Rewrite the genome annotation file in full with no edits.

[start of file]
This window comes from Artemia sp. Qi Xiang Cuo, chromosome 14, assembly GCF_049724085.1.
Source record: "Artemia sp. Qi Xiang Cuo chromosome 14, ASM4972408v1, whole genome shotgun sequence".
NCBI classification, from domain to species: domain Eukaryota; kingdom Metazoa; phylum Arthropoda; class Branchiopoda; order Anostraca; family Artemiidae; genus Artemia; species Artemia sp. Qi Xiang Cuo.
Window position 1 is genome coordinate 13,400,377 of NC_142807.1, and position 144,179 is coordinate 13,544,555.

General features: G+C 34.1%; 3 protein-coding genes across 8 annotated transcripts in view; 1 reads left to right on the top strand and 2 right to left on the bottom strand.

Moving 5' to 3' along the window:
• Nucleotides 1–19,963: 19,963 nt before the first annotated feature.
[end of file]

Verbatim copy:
This window comes from Artemia sp. Qi Xiang Cuo, chromosome 14, assembly GCF_049724085.1.
Source record: "Artemia sp. Qi Xiang Cuo chromosome 14, ASM4972408v1, whole genome shotgun sequence".
NCBI classification, from domain to species: domain Eukaryota; kingdom Metazoa; phylum Arthropoda; class Branchiopoda; order Anostraca; family Artemiidae; genus Artemia; species Artemia sp. Qi Xiang Cuo.
Window position 1 is genome coordinate 13,400,377 of NC_142807.1, and position 144,179 is coordinate 13,544,555.

General features: G+C 34.1%; 3 protein-coding genes across 8 annotated transcripts in view; 1 reads left to right on the top strand and 2 right to left on the bottom strand.

Moving 5' to 3' along the window:
• Nucleotides 1–19,963: 19,963 nt before the first annotated feature.